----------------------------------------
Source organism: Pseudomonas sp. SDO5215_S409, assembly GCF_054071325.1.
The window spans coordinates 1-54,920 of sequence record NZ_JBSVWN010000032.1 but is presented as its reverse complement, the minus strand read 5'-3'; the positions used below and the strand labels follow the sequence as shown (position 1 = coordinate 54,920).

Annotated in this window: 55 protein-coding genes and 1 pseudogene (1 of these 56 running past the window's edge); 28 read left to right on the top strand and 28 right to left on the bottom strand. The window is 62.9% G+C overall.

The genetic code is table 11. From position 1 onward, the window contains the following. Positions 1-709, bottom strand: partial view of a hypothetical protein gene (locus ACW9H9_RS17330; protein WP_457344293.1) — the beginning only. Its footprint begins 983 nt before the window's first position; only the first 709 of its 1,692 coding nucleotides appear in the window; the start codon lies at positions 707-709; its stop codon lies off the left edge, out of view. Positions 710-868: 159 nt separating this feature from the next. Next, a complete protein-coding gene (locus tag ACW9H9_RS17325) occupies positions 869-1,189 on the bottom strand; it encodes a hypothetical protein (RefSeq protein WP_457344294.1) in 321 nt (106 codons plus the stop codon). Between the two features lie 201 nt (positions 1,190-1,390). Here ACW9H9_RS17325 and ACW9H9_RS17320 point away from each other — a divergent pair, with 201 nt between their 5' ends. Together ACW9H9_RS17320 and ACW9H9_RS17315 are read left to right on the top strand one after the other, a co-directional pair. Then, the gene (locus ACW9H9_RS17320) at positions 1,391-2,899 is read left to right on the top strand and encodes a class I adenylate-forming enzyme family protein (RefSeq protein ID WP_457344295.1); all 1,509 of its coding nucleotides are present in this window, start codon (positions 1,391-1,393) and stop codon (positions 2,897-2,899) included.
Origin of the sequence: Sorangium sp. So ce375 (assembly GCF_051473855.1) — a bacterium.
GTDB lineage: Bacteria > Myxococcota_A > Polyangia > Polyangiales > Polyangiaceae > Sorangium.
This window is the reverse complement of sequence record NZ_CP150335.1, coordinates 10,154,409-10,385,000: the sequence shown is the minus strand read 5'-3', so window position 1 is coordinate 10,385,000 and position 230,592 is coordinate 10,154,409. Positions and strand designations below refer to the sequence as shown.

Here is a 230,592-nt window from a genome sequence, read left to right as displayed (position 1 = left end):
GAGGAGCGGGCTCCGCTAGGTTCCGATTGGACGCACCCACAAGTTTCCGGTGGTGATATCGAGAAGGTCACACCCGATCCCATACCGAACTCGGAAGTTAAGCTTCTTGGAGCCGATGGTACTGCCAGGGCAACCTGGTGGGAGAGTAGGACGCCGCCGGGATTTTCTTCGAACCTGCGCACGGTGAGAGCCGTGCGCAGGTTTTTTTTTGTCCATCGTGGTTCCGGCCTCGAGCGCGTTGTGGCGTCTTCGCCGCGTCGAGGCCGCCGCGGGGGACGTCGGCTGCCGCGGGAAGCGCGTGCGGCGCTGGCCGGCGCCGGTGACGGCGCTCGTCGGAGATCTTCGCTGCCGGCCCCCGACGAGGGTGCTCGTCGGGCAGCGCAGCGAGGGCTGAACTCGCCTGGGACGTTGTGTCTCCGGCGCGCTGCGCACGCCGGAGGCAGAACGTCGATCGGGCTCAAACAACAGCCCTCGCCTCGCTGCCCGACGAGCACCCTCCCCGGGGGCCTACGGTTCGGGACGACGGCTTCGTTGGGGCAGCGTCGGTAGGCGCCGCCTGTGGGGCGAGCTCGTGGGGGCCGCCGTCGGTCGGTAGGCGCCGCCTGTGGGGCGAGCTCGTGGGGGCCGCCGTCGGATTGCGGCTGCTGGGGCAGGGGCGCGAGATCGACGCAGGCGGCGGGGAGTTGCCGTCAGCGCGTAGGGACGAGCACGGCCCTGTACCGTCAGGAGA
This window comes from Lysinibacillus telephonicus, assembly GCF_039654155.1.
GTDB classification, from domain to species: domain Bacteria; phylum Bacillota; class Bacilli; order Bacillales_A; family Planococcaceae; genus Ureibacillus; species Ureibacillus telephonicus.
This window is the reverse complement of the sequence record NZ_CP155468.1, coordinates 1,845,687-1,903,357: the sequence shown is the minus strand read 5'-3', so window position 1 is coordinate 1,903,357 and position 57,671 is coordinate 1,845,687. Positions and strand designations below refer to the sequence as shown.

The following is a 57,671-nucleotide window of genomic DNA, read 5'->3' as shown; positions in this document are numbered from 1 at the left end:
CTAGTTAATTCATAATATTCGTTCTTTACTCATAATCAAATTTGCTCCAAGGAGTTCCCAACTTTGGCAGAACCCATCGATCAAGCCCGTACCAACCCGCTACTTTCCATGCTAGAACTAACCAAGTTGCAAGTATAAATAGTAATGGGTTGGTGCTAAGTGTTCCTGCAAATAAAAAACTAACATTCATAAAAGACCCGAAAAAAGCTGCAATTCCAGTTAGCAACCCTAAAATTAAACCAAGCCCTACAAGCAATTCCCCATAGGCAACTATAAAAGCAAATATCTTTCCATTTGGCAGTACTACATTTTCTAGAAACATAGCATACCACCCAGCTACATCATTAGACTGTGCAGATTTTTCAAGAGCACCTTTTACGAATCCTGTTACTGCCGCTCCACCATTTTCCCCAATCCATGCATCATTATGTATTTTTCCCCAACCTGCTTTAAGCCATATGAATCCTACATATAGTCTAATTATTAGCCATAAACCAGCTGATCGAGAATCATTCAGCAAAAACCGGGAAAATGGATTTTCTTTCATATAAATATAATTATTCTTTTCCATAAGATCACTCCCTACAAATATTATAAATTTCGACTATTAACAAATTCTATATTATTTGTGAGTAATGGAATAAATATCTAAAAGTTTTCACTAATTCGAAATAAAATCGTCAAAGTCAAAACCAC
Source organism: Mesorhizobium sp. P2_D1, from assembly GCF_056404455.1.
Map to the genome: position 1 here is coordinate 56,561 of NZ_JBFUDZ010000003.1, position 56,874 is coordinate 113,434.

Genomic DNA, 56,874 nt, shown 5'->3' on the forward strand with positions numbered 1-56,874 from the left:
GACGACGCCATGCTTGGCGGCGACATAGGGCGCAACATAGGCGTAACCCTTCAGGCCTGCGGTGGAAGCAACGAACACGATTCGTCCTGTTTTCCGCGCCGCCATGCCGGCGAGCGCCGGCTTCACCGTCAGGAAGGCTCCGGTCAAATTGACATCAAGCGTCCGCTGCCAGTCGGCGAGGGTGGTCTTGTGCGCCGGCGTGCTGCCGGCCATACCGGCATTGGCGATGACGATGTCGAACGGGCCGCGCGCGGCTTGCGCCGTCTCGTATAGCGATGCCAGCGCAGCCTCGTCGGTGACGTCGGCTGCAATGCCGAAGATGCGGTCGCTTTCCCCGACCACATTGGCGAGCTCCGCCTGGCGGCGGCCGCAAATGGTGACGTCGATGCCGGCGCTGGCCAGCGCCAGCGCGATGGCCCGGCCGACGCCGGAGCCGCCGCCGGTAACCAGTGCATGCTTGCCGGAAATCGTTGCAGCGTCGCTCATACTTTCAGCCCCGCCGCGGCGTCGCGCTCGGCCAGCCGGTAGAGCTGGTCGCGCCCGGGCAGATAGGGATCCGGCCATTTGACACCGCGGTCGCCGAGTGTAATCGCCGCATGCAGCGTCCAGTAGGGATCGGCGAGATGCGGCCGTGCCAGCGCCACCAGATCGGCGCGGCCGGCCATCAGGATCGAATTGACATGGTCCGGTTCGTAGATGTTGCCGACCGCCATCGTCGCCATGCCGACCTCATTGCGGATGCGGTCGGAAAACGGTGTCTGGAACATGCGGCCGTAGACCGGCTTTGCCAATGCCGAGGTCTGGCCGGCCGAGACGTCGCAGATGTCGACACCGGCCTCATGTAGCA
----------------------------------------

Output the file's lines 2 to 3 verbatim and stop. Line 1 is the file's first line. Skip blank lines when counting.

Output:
The window spans coordinates 1-54,920 of sequence record NZ_JBSVWN010000032.1 but is presented as its reverse complement, the minus strand read 5'-3'; the positions used below and the strand labels follow the sequence as shown (position 1 = coordinate 54,920).

Annotated in this window: 55 protein-coding genes and 1 pseudogene (1 of these 56 running past the window's edge); 28 read left to right on the top strand and 28 right to left on the bottom strand. The window is 62.9% G+C overall.